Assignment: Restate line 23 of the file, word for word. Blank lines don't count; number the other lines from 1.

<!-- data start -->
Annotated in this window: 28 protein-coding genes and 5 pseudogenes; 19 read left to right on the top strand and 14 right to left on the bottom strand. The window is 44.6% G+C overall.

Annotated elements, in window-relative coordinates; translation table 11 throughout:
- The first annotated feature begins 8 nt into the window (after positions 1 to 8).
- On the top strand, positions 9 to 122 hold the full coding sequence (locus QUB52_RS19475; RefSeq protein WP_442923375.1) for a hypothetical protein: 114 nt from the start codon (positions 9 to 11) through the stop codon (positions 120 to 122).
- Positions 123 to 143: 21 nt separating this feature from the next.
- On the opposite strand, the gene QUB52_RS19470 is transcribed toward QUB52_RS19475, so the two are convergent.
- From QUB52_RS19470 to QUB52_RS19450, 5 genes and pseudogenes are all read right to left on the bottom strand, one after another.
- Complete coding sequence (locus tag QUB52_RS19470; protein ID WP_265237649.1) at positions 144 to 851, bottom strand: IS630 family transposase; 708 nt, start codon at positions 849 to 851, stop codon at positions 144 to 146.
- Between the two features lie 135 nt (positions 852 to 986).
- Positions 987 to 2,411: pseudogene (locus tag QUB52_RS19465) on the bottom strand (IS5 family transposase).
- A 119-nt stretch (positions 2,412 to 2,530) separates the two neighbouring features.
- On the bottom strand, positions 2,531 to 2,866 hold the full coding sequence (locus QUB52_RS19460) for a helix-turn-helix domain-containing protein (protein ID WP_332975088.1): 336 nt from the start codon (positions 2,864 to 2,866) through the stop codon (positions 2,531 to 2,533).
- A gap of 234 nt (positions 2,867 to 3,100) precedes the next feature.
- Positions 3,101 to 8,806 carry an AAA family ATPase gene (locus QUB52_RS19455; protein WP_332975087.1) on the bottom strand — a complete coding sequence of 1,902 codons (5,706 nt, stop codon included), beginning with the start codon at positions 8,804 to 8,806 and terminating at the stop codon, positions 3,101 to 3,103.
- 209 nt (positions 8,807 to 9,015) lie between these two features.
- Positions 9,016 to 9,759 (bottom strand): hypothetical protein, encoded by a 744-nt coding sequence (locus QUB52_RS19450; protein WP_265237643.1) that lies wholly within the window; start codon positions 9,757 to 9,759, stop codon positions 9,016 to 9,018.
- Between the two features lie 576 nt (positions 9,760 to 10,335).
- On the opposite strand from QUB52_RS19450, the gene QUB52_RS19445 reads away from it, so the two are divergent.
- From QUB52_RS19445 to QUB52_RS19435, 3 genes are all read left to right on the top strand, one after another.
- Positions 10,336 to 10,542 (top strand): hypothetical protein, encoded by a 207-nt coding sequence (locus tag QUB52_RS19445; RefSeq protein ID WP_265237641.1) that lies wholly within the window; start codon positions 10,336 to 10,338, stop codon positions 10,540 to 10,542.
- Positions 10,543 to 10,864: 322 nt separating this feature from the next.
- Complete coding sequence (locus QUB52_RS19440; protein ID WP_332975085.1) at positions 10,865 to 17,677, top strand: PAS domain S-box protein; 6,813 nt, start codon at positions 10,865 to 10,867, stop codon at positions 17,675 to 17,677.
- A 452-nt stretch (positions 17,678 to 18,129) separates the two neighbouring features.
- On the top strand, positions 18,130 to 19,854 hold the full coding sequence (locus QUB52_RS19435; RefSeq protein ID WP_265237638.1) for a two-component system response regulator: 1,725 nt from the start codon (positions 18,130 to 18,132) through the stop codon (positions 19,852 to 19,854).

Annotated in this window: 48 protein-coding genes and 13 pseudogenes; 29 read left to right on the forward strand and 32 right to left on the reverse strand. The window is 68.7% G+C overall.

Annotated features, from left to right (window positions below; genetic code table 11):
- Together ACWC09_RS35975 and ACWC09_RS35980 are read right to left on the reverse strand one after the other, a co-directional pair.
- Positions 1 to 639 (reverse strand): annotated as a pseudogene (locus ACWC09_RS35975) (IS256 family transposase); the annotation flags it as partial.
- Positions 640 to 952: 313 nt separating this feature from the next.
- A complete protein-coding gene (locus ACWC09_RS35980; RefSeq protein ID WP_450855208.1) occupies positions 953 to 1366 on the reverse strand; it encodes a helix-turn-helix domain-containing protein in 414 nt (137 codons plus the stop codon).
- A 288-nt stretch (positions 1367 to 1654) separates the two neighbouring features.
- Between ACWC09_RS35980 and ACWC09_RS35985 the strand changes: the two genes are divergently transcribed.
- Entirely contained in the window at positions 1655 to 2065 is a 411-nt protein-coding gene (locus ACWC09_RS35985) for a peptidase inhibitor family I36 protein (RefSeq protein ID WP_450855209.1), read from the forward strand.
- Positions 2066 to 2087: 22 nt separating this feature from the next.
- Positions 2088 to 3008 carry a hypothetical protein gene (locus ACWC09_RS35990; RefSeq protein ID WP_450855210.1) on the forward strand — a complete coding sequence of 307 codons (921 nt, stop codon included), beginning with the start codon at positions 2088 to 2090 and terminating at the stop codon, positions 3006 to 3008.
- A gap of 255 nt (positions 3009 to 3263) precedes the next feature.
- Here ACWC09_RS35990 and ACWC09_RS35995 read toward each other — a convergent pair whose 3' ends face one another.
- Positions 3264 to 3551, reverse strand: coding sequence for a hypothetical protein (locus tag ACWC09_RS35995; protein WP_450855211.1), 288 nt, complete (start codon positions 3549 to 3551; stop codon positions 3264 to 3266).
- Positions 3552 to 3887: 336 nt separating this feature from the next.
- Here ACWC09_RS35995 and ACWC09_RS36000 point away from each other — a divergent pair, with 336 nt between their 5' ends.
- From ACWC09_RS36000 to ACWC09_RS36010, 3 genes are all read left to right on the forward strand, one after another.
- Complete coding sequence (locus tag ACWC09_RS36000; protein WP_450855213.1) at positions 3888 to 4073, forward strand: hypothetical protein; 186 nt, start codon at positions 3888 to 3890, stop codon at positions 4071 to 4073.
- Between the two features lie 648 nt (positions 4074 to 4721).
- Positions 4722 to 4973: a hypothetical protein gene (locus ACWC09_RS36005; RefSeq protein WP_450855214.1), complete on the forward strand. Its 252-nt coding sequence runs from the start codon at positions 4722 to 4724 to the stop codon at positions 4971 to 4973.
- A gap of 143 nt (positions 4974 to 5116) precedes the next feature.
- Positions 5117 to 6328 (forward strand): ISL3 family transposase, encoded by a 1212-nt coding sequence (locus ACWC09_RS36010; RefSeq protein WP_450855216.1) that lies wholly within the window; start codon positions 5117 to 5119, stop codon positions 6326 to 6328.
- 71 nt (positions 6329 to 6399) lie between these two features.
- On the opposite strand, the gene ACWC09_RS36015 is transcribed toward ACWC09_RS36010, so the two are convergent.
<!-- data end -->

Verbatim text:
- A 452-nt stretch (positions 17,678 to 18,129) separates the two neighbouring features.